Modified Accrual Accounting

Filed Under:
Dictionary Says

Definition of 'Modified Accrual Accounting'


An accounting method commonly used by government agencies that combines accrual-basis accounting with cash-basis accounting. Modified accrual accounting recognizes revenues when they become available and measurable and, with a few exceptions, recognizes expenditures when liabilities are incurred. This system divides available funds into separate entities within the organization to ensure that the money is being spent where it was intended.

Investopedia Says

Investopedia explains 'Modified Accrual Accounting'


The Government Accounting Standards Board, which is recognized as the official source of generally accepted accounting principles (GAAP) for state and local governments, establishes modified accrual accounting standards. To distinguish government accounting from business accounting, modified accrual accounting uses some different terminology than other accounting methods. For example, it uses the terms "excess" or "deficiency" instead of "net income", and "expenditures" instead of "expenses". The idea that government agencies need a different type of accounting system is accepted because the purpose of government organizations is significantly different from the purpose of both for-profit businesses as well as not-for-profit non-governmental organizations.



comments powered by Disqus
Hot Definitions
  1. Tech Street

    A term used in the financial markets and the press to refer to the technology sector. Companies like Intel, Microsoft, Apple and Dell are all considered to be part of Tech Street.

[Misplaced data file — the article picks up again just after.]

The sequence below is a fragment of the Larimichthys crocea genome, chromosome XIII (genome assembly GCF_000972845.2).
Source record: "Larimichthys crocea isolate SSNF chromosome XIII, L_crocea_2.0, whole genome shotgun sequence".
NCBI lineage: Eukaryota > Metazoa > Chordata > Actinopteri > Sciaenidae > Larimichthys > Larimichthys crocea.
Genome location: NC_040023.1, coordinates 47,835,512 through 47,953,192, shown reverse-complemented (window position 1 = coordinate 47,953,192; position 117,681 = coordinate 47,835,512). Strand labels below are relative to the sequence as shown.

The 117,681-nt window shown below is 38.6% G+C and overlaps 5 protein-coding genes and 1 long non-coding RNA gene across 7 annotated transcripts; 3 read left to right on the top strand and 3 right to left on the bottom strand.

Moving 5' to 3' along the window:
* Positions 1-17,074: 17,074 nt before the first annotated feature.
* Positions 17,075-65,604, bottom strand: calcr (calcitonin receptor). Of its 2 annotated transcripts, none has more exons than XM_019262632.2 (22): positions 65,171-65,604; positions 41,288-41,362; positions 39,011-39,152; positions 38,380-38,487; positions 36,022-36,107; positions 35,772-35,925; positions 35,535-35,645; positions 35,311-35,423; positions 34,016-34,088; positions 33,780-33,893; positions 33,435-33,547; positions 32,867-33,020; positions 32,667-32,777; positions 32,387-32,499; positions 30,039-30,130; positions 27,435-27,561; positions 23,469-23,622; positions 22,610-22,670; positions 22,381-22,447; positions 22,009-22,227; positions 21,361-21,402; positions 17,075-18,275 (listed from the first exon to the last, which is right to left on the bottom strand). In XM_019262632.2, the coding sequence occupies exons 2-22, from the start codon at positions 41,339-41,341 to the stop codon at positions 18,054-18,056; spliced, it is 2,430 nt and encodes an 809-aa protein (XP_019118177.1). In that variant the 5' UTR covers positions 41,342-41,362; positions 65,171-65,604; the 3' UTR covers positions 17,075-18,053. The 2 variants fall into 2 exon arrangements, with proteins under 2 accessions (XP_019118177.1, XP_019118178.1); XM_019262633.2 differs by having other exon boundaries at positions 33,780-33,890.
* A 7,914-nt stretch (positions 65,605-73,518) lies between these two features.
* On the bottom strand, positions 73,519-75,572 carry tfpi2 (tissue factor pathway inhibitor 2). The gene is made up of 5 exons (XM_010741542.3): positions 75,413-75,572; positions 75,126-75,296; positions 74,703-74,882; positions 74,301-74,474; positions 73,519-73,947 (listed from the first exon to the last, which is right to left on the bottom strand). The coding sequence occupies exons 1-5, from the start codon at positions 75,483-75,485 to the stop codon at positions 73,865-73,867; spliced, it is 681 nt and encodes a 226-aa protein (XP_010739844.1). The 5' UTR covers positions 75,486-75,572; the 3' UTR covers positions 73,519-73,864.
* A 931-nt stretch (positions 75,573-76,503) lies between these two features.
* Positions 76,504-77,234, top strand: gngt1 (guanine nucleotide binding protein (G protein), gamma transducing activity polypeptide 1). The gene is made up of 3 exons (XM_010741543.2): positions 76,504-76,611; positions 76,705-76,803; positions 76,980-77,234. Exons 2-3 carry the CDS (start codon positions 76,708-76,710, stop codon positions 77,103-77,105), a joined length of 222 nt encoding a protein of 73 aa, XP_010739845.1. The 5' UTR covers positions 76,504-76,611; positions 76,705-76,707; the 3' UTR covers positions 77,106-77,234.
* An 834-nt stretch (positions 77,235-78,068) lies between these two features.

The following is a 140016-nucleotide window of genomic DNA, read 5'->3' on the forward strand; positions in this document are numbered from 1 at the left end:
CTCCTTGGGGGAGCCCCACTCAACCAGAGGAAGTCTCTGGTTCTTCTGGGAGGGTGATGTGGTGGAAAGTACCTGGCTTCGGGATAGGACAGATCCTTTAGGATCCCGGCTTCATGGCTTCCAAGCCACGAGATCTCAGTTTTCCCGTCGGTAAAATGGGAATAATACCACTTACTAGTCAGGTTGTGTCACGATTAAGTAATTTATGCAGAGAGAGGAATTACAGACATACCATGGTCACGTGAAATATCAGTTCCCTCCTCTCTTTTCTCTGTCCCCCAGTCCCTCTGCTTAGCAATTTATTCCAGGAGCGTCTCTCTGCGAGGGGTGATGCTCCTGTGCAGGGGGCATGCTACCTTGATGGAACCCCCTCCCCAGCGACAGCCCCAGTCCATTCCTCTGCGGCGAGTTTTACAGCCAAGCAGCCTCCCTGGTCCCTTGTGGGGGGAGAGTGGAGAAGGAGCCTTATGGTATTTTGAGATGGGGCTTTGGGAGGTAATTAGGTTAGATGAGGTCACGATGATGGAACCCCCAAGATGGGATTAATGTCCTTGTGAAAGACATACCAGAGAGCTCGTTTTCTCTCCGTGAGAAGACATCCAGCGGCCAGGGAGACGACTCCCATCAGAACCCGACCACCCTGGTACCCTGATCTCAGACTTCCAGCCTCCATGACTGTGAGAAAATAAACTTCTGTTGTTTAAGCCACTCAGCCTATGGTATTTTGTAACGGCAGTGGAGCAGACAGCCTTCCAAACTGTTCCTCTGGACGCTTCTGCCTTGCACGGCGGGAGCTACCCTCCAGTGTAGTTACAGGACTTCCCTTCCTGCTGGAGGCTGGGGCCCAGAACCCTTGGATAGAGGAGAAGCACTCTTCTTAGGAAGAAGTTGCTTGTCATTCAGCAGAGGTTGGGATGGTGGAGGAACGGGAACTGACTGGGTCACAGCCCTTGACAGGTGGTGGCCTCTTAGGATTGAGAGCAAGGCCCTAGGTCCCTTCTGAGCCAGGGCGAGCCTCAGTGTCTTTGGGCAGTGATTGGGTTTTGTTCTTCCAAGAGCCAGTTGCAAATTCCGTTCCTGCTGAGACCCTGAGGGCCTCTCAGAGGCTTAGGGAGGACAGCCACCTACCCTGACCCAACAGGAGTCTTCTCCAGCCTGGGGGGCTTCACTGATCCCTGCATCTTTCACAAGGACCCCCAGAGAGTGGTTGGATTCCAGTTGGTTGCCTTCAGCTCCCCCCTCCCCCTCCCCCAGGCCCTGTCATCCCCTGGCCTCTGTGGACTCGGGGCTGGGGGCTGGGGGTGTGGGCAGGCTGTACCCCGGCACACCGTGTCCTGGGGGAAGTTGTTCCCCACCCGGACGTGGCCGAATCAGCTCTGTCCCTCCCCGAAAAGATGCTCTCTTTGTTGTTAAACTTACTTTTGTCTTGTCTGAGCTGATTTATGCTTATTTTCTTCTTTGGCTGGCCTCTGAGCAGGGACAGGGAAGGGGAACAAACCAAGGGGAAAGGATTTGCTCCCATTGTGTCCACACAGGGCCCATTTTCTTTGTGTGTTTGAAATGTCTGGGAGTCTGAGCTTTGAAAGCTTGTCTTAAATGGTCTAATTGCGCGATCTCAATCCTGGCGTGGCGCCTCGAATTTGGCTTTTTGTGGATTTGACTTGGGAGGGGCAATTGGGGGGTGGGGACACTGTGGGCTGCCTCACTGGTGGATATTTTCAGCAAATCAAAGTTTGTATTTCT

2. Momentum Investing

    An investment strategy that aims to capitalize on the continuance of existing trends in the market. The momentum investor believes that large increases in the price of a security will be followed by additional gains and vice versa for declining values.
  3. Momentum Investing

    An investment strategy that aims to capitalize on the continuance of existing trends in the market. The momentum investor believes that large increases in the price of a security will be followed by additional gains and vice versa for declining values.
  4. IPO ETF

    An exchange-traded fund that focuses on stocks that have recently held an initial public offering (IPO). The underlying indexes tracked by IPO ETFs vary from one fund manager to another, but index IPO ETFs are usually passively managed and contain equities that have recently been offered to the public.
  5. IPO ETF

    An exchange-traded fund that focuses on stocks that have recently held an initial public offering (IPO). The underlying indexes tracked by IPO ETFs vary from one fund manager to another, but index IPO ETFs are usually passively managed and contain equities that have recently been offered to the public.
  6. Maritime Law

    A body of laws, conventions and treaties that governs international private business or other matters involving ships, shipping or crimes occurring on open water.
Trading Center